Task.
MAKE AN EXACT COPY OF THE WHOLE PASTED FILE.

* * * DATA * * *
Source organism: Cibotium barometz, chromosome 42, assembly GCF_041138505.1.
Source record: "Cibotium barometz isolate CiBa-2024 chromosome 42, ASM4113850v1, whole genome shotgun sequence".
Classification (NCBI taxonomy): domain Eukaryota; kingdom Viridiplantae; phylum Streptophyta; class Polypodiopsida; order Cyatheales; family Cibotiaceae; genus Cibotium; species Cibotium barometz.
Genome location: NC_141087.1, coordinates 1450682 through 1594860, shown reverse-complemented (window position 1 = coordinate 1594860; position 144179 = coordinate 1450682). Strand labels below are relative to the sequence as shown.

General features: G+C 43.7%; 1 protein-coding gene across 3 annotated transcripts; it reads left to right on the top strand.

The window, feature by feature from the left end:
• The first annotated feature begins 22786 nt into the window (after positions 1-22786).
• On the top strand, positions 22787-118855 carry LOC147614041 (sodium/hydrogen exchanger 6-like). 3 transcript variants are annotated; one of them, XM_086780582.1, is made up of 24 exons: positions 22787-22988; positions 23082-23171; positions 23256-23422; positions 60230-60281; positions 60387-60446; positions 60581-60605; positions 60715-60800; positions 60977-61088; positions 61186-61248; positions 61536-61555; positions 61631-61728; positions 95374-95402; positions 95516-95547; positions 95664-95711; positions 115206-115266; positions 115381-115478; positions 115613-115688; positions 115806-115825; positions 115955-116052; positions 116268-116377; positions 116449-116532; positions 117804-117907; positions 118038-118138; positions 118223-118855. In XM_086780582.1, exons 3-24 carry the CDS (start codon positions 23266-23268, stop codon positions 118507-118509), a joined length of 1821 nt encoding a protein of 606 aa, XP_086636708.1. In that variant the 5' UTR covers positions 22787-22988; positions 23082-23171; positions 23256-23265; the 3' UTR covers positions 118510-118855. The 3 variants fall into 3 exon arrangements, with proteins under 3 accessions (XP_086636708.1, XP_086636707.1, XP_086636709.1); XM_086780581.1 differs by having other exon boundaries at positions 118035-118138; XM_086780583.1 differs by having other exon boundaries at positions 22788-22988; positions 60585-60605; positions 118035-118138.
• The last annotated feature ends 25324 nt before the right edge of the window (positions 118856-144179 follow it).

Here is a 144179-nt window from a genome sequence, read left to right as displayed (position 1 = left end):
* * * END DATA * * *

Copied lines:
Source organism: Cibotium barometz, chromosome 42, assembly GCF_041138505.1.
Source record: "Cibotium barometz isolate CiBa-2024 chromosome 42, ASM4113850v1, whole genome shotgun sequence".
Classification (NCBI taxonomy): domain Eukaryota; kingdom Viridiplantae; phylum Streptophyta; class Polypodiopsida; order Cyatheales; family Cibotiaceae; genus Cibotium; species Cibotium barometz.
Genome location: NC_141087.1, coordinates 1450682 through 1594860, shown reverse-complemented (window position 1 = coordinate 1594860; position 144179 = coordinate 1450682). Strand labels below are relative to the sequence as shown.

General features: G+C 43.7%; 1 protein-coding gene across 3 annotated transcripts; it reads left to right on the top strand.

The window, feature by feature from the left end:
• The first annotated feature begins 22786 nt into the window (after positions 1-22786).
• On the top strand, positions 22787-118855 carry LOC147614041 (sodium/hydrogen exchanger 6-like). 3 transcript variants are annotated; one of them, XM_086780582.1, is made up of 24 exons: positions 22787-22988; positions 23082-23171; positions 23256-23422; positions 60230-60281; positions 60387-60446; positions 60581-60605; positions 60715-60800; positions 60977-61088; positions 61186-61248; positions 61536-61555; positions 61631-61728; positions 95374-95402; positions 95516-95547; positions 95664-95711; positions 115206-115266; positions 115381-115478; positions 115613-115688; positions 115806-115825; positions 115955-116052; positions 116268-116377; positions 116449-116532; positions 117804-117907; positions 118038-118138; positions 118223-118855. In XM_086780582.1, exons 3-24 carry the CDS (start codon positions 23266-23268, stop codon positions 118507-118509), a joined length of 1821 nt encoding a protein of 606 aa, XP_086636708.1. In that variant the 5' UTR covers positions 22787-22988; positions 23082-23171; positions 23256-23265; the 3' UTR covers positions 118510-118855. The 3 variants fall into 3 exon arrangements, with proteins under 3 accessions (XP_086636708.1, XP_086636707.1, XP_086636709.1); XM_086780581.1 differs by having other exon boundaries at positions 118035-118138; XM_086780583.1 differs by having other exon boundaries at positions 22788-22988; positions 60585-60605; positions 118035-118138.
• The last annotated feature ends 25324 nt before the right edge of the window (positions 118856-144179 follow it).

Here is a 144179-nt window from a genome sequence, read left to right as displayed (position 1 = left end):